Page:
Five Star’s lead­ers have used debt as an is­sue that sets their party apart from Renzi’s. The move­ment says banks and spe­cial in­ter­est groups en­cour­aged gov­ern­ments at the na­tional and mu­nic­i­pal lev­els to bor­row be­yond their means. At one point Raggi even hinted some of the debt shouldn’t be paid—echo­ing Grillo’s con­tention that the pile of loans is “im­moral”—but she quickly back­tracked af­ter ri­vals ac­cused her of scar­ing off in­vestors.

Renzi says he doesn’t be­lieve in aus­ter­ity mea­sures that might sti­fle growth but that he’s com­mit­ted to re­duc­ing the

na­tional debt by trimming bloated bud­gets. And while he hasn’t said he’ll seek to rene­go­ti­ate the debt, he’s ob­tained a par­tial waiver from Euro­pean Union re­stric­tions on deficit spend­ing to free up money for se­cu­rity, in­fra­struc­ture in­vest­ment, and sup­port for the un­em­ployed. None­the­less, ef­forts to tackle the debt have been hob­bled by lack­lus­ter ex­pan­sion. The gross do­mes­tic prod­uct is fore­cast to grow 1.1 per­cent this year, vs. 1.6 per­cent for the euro area, the Euro­pean Com­mis­sion fore­casts.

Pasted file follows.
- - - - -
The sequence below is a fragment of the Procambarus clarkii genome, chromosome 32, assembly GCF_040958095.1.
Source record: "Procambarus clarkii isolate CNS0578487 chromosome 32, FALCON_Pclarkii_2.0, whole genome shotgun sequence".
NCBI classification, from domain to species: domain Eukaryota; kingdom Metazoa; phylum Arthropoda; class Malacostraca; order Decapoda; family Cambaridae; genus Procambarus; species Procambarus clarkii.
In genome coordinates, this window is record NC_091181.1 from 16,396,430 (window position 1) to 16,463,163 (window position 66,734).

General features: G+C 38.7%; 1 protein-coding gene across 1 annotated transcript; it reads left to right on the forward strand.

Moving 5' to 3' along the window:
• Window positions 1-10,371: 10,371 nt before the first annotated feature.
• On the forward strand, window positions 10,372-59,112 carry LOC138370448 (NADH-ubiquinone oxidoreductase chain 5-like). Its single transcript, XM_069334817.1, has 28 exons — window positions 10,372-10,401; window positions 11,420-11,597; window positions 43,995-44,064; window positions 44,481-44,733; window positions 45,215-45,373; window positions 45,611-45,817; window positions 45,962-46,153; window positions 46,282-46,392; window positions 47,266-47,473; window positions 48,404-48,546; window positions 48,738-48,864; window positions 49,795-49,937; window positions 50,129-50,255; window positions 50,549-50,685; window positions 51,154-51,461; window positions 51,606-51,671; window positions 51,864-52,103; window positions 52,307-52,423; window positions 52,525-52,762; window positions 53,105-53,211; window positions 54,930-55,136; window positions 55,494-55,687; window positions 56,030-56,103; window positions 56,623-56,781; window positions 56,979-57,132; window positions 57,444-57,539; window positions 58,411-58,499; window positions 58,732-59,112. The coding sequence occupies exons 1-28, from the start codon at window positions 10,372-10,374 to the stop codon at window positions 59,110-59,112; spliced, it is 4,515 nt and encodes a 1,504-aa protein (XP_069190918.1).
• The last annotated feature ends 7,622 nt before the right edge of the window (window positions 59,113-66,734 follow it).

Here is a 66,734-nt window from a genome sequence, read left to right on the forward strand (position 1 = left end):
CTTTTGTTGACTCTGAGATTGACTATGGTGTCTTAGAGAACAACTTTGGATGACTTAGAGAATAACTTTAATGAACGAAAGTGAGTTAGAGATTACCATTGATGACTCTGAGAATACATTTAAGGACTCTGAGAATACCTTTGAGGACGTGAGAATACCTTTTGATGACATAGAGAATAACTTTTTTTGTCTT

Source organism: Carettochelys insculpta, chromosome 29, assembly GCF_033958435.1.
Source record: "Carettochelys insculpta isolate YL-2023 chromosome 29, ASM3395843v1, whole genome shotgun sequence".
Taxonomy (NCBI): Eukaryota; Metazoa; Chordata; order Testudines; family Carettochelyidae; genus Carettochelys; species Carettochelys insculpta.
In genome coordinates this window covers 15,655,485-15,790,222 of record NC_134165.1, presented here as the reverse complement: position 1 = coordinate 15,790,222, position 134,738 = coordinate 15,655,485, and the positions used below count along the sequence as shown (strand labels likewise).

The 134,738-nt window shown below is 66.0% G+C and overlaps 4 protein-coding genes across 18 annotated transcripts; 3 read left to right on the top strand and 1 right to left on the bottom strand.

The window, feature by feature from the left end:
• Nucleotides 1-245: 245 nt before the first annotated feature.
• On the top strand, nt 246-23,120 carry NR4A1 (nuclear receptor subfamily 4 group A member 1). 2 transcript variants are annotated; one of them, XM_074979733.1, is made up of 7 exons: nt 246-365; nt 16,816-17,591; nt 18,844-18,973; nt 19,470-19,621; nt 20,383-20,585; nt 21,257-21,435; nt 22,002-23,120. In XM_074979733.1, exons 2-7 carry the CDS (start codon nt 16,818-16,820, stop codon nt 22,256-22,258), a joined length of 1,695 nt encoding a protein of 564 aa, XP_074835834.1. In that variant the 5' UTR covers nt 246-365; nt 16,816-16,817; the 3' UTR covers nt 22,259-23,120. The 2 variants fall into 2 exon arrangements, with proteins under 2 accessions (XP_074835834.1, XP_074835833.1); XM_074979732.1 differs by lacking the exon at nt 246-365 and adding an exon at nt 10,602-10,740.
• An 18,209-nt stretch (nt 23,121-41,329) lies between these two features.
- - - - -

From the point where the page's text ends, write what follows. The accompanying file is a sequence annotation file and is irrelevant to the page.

Few would ar­gue that Italy doesn’t des­per­ately need a so­lu­tion to its debt woes. The coun­try owes cred­i­tors €2.2 tril­lion, or more than 130 per­cent of GDP—a ra­tio higher than any EU coun­try’s other than Greece. High taxes aimed at pay­ing down the debt sti­fle growth, which re­duces the govern­ment’s abil­ity to fund new pro­grams. At the same time, Italy’s banks hold more of their coun­try’s sov­er­eign debt than lenders in any other euro area na­tion, and they’re bur­dened with €360 bil­lion in bad loans, more than a quar­ter of the to­tal held by euro area fi­nan­cial in­sti­tu­tions. Govern­ment at­tempts to load th­ese as­sets into a “bad bank” have foundered be­cause of Euro­pean rules against state aid to banks. As a re­sult some in­sti­tu­tions could face in­sol­vency. The non­per­form­ing loans and the level of pub­lic debt held by banks make their “over­all po­si­tion very pre­car­i­ous,” says Marc Ost­wald, a strate­gist at ADM In­vestor Ser­vices In­ter­na­tional. The non­per­form­ing loans could dev­as­tate banks’ bal­ance sheets, and the heavy ex­po­sure to govern­ment debt could trig­ger heavy losses.